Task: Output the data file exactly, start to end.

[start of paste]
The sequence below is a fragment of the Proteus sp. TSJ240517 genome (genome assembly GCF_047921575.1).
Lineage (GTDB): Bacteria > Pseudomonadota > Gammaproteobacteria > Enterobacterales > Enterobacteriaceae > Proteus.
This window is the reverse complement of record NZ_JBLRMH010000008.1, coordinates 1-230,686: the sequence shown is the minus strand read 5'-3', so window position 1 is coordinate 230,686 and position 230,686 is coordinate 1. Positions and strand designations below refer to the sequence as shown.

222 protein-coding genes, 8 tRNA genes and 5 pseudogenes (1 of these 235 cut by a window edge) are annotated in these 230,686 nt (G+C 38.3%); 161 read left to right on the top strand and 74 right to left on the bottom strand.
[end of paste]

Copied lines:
The sequence below is a fragment of the Proteus sp. TSJ240517 genome (genome assembly GCF_047921575.1).
Lineage (GTDB): Bacteria > Pseudomonadota > Gammaproteobacteria > Enterobacterales > Enterobacteriaceae > Proteus.
This window is the reverse complement of record NZ_JBLRMH010000008.1, coordinates 1-230,686: the sequence shown is the minus strand read 5'-3', so window position 1 is coordinate 230,686 and position 230,686 is coordinate 1. Positions and strand designations below refer to the sequence as shown.

222 protein-coding genes, 8 tRNA genes and 5 pseudogenes (1 of these 235 cut by a window edge) are annotated in these 230,686 nt (G+C 38.3%); 161 read left to right on the top strand and 74 right to left on the bottom strand.